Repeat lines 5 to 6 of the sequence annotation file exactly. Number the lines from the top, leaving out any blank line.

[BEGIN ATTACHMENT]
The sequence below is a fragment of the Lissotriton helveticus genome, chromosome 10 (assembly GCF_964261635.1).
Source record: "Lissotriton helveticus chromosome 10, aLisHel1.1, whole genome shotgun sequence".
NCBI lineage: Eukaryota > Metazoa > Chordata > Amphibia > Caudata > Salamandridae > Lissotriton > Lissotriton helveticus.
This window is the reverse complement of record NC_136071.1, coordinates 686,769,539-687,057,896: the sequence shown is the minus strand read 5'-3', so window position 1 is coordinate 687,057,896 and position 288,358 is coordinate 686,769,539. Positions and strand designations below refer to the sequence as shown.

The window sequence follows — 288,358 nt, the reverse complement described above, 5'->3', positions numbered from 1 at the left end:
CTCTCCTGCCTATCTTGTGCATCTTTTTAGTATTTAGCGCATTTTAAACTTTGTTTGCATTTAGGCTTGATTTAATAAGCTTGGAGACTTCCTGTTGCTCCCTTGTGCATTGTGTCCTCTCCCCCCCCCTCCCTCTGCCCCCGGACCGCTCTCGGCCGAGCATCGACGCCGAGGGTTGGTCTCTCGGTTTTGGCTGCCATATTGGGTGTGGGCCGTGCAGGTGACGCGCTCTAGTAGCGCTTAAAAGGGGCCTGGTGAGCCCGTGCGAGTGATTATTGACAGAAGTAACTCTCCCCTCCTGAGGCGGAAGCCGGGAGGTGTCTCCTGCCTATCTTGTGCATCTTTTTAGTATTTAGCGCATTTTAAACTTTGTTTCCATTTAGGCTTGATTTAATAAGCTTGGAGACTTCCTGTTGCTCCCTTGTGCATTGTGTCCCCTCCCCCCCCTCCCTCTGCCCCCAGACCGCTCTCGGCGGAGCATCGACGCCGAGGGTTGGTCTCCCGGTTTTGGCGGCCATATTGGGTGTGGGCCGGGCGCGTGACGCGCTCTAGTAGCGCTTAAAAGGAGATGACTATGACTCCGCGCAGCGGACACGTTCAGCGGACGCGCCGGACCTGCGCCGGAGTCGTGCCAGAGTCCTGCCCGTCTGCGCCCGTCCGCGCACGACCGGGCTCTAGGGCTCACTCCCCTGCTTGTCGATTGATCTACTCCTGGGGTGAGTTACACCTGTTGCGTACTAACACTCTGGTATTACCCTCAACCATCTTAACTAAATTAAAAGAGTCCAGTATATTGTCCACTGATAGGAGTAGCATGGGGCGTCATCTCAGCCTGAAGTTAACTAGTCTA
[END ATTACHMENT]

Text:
The window sequence follows — 288,358 nt, the reverse complement described above, 5'->3', positions numbered from 1 at the left end:
CTCTCCTGCCTATCTTGTGCATCTTTTTAGTATTTAGCGCATTTTAAACTTTGTTTGCATTTAGGCTTGATTTAATAAGCTTGGAGACTTCCTGTTGCTCCCTTGTGCATTGTGTCCTCTCCCCCCCCCTCCCTCTGCCCCCGGACCGCTCTCGGCCGAGCATCGACGCCGAGGGTTGGTCTCTCGGTTTTGGCTGCCATATTGGGTGTGGGCCGTGCAGGTGACGCGCTCTAGTAGCGCTTAAAAGGGGCCTGGTGAGCCCGTGCGAGTGATTATTGACAGAAGTAACTCTCCCCTCCTGAGGCGGAAGCCGGGAGGTGTCTCCTGCCTATCTTGTGCATCTTTTTAGTATTTAGCGCATTTTAAACTTTGTTTCCATTTAGGCTTGATTTAATAAGCTTGGAGACTTCCTGTTGCTCCCTTGTGCATTGTGTCCCCTCCCCCCCCTCCCTCTGCCCCCAGACCGCTCTCGGCGGAGCATCGACGCCGAGGGTTGGTCTCCCGGTTTTGGCGGCCATATTGGGTGTGGGCCGGGCGCGTGACGCGCTCTAGTAGCGCTTAAAAGGAGATGACTATGACTCCGCGCAGCGGACACGTTCAGCGGACGCGCCGGACCTGCGCCGGAGTCGTGCCAGAGTCCTGCCCGTCTGCGCCCGTCCGCGCACGACCGGGCTCTAGGGCTCACTCCCCTGCTTGTCGATTGATCTACTCCTGGGGTGAGTTACACCTGTTGCGTACTAACACTCTGGTATTACCCTCAACCATCTTAACTAAATTAAAAGAGTCCAGTATATTGTCCACTGATAGGAGTAGCATGGGGCGTCATCTCAGCCTGAAGTTAACTAGTCTA